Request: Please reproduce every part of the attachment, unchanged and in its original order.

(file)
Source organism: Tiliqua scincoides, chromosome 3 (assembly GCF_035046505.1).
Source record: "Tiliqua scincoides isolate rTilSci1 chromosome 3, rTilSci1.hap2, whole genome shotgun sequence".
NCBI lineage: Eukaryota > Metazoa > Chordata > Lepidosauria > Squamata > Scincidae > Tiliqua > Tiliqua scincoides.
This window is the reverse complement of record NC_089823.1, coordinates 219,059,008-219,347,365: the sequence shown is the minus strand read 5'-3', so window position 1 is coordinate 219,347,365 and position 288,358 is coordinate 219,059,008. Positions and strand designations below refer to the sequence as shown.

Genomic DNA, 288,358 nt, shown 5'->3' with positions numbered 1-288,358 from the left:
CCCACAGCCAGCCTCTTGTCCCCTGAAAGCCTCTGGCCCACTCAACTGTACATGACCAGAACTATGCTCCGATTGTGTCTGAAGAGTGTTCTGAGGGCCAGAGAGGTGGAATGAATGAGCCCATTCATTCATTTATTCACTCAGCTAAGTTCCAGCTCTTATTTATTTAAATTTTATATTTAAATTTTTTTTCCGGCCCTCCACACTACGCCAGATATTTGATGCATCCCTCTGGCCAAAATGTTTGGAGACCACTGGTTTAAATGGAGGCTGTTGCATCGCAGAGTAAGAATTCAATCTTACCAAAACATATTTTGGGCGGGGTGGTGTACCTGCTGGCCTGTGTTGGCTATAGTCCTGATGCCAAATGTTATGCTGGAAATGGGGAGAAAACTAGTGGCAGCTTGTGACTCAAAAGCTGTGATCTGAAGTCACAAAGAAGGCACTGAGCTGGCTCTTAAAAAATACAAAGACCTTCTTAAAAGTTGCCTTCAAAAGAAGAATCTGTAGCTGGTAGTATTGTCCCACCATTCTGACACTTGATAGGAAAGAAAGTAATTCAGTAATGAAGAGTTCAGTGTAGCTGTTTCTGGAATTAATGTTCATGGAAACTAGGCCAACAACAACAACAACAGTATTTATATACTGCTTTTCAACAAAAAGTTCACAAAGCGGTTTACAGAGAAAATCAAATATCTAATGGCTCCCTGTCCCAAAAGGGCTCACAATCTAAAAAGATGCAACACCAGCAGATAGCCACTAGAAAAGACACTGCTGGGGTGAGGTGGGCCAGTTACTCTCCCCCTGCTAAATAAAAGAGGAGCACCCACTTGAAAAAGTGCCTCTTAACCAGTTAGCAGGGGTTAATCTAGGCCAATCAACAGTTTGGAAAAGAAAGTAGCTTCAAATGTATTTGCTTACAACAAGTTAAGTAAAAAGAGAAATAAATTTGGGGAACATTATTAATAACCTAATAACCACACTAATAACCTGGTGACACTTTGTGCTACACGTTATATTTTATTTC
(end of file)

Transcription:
Source organism: Tiliqua scincoides, chromosome 3 (assembly GCF_035046505.1).
Source record: "Tiliqua scincoides isolate rTilSci1 chromosome 3, rTilSci1.hap2, whole genome shotgun sequence".
NCBI lineage: Eukaryota > Metazoa > Chordata > Lepidosauria > Squamata > Scincidae > Tiliqua > Tiliqua scincoides.
This window is the reverse complement of record NC_089823.1, coordinates 219,059,008-219,347,365: the sequence shown is the minus strand read 5'-3', so window position 1 is coordinate 219,347,365 and position 288,358 is coordinate 219,059,008. Positions and strand designations below refer to the sequence as shown.

Genomic DNA, 288,358 nt, shown 5'->3' with positions numbered 1-288,358 from the left:
CCCACAGCCAGCCTCTTGTCCCCTGAAAGCCTCTGGCCCACTCAACTGTACATGACCAGAACTATGCTCCGATTGTGTCTGAAGAGTGTTCTGAGGGCCAGAGAGGTGGAATGAATGAGCCCATTCATTCATTTATTCACTCAGCTAAGTTCCAGCTCTTATTTATTTAAATTTTATATTTAAATTTTTTTTCCGGCCCTCCACACTACGCCAGATATTTGATGCATCCCTCTGGCCAAAATGTTTGGAGACCACTGGTTTAAATGGAGGCTGTTGCATCGCAGAGTAAGAATTCAATCTTACCAAAACATATTTTGGGCGGGGTGGTGTACCTGCTGGCCTGTGTTGGCTATAGTCCTGATGCCAAATGTTATGCTGGAAATGGGGAGAAAACTAGTGGCAGCTTGTGACTCAAAAGCTGTGATCTGAAGTCACAAAGAAGGCACTGAGCTGGCTCTTAAAAAATACAAAGACCTTCTTAAAAGTTGCCTTCAAAAGAAGAATCTGTAGCTGGTAGTATTGTCCCACCATTCTGACACTTGATAGGAAAGAAAGTAATTCAGTAATGAAGAGTTCAGTGTAGCTGTTTCTGGAATTAATGTTCATGGAAACTAGGCCAACAACAACAACAACAGTATTTATATACTGCTTTTCAACAAAAAGTTCACAAAGCGGTTTACAGAGAAAATCAAATATCTAATGGCTCCCTGTCCCAAAAGGGCTCACAATCTAAAAAGATGCAACACCAGCAGATAGCCACTAGAAAAGACACTGCTGGGGTGAGGTGGGCCAGTTACTCTCCCCCTGCTAAATAAAAGAGGAGCACCCACTTGAAAAAGTGCCTCTTAACCAGTTAGCAGGGGTTAATCTAGGCCAATCAACAGTTTGGAAAAGAAAGTAGCTTCAAATGTATTTGCTTACAACAAGTTAAGTAAAAAGAGAAATAAATTTGGGGAACATTATTAATAACCTAATAACCACACTAATAACCTGGTGACACTTTGTGCTACACGTTATATTTTATTTC